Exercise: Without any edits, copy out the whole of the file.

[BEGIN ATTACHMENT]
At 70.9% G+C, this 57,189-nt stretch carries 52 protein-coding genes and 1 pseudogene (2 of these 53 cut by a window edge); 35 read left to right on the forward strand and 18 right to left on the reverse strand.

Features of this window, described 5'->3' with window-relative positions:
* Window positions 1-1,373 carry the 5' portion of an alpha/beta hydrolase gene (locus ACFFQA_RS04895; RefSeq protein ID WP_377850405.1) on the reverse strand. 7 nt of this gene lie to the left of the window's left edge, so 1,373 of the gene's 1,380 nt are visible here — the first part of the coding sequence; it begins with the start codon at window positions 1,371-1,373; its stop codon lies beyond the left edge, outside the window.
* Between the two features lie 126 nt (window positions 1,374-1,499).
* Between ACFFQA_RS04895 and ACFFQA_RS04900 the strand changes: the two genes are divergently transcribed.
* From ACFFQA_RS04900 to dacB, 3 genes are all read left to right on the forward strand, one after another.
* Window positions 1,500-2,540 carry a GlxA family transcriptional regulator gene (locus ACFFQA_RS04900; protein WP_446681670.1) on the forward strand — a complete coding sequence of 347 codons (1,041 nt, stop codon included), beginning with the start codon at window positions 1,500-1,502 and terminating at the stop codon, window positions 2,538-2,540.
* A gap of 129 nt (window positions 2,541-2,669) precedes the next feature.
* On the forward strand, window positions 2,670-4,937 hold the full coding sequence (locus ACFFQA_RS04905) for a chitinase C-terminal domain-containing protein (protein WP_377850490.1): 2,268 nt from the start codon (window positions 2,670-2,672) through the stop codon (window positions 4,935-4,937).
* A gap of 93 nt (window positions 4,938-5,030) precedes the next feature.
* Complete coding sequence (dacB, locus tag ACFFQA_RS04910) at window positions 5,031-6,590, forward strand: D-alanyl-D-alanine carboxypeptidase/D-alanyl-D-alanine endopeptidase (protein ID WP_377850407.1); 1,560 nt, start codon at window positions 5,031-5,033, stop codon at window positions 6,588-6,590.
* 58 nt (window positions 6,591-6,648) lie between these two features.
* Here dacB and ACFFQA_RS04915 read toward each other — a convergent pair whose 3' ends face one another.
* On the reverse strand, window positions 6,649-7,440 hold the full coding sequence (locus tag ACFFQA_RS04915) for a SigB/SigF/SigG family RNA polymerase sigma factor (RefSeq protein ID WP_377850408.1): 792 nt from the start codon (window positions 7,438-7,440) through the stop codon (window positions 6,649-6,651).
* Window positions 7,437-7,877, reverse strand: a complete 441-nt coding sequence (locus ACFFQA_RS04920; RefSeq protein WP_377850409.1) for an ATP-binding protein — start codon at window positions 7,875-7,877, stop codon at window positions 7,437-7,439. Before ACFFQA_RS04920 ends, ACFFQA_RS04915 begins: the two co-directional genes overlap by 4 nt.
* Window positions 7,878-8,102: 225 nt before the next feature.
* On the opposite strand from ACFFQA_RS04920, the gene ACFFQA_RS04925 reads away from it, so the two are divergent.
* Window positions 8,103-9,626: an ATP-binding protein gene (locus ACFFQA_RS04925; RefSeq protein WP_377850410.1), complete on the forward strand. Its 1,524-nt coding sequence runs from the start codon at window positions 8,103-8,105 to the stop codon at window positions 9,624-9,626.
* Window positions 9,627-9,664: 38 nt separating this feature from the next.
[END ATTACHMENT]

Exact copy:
At 70.9% G+C, this 57,189-nt stretch carries 52 protein-coding genes and 1 pseudogene (2 of these 53 cut by a window edge); 35 read left to right on the forward strand and 18 right to left on the reverse strand.

Features of this window, described 5'->3' with window-relative positions:
* Window positions 1-1,373 carry the 5' portion of an alpha/beta hydrolase gene (locus ACFFQA_RS04895; RefSeq protein ID WP_377850405.1) on the reverse strand. 7 nt of this gene lie to the left of the window's left edge, so 1,373 of the gene's 1,380 nt are visible here — the first part of the coding sequence; it begins with the start codon at window positions 1,371-1,373; its stop codon lies beyond the left edge, outside the window.
* Between the two features lie 126 nt (window positions 1,374-1,499).
* Between ACFFQA_RS04895 and ACFFQA_RS04900 the strand changes: the two genes are divergently transcribed.
* From ACFFQA_RS04900 to dacB, 3 genes are all read left to right on the forward strand, one after another.
* Window positions 1,500-2,540 carry a GlxA family transcriptional regulator gene (locus ACFFQA_RS04900; protein WP_446681670.1) on the forward strand — a complete coding sequence of 347 codons (1,041 nt, stop codon included), beginning with the start codon at window positions 1,500-1,502 and terminating at the stop codon, window positions 2,538-2,540.
* A gap of 129 nt (window positions 2,541-2,669) precedes the next feature.
* On the forward strand, window positions 2,670-4,937 hold the full coding sequence (locus ACFFQA_RS04905) for a chitinase C-terminal domain-containing protein (protein WP_377850490.1): 2,268 nt from the start codon (window positions 2,670-2,672) through the stop codon (window positions 4,935-4,937).
* A gap of 93 nt (window positions 4,938-5,030) precedes the next feature.
* Complete coding sequence (dacB, locus tag ACFFQA_RS04910) at window positions 5,031-6,590, forward strand: D-alanyl-D-alanine carboxypeptidase/D-alanyl-D-alanine endopeptidase (protein ID WP_377850407.1); 1,560 nt, start codon at window positions 5,031-5,033, stop codon at window positions 6,588-6,590.
* 58 nt (window positions 6,591-6,648) lie between these two features.
* Here dacB and ACFFQA_RS04915 read toward each other — a convergent pair whose 3' ends face one another.
* On the reverse strand, window positions 6,649-7,440 hold the full coding sequence (locus tag ACFFQA_RS04915) for a SigB/SigF/SigG family RNA polymerase sigma factor (RefSeq protein ID WP_377850408.1): 792 nt from the start codon (window positions 7,438-7,440) through the stop codon (window positions 6,649-6,651).
* Window positions 7,437-7,877, reverse strand: a complete 441-nt coding sequence (locus ACFFQA_RS04920; RefSeq protein WP_377850409.1) for an ATP-binding protein — start codon at window positions 7,875-7,877, stop codon at window positions 7,437-7,439. Before ACFFQA_RS04920 ends, ACFFQA_RS04915 begins: the two co-directional genes overlap by 4 nt.
* Window positions 7,878-8,102: 225 nt before the next feature.
* On the opposite strand from ACFFQA_RS04920, the gene ACFFQA_RS04925 reads away from it, so the two are divergent.
* Window positions 8,103-9,626: an ATP-binding protein gene (locus ACFFQA_RS04925; RefSeq protein WP_377850410.1), complete on the forward strand. Its 1,524-nt coding sequence runs from the start codon at window positions 8,103-8,105 to the stop codon at window positions 9,624-9,626.
* Window positions 9,627-9,664: 38 nt separating this feature from the next.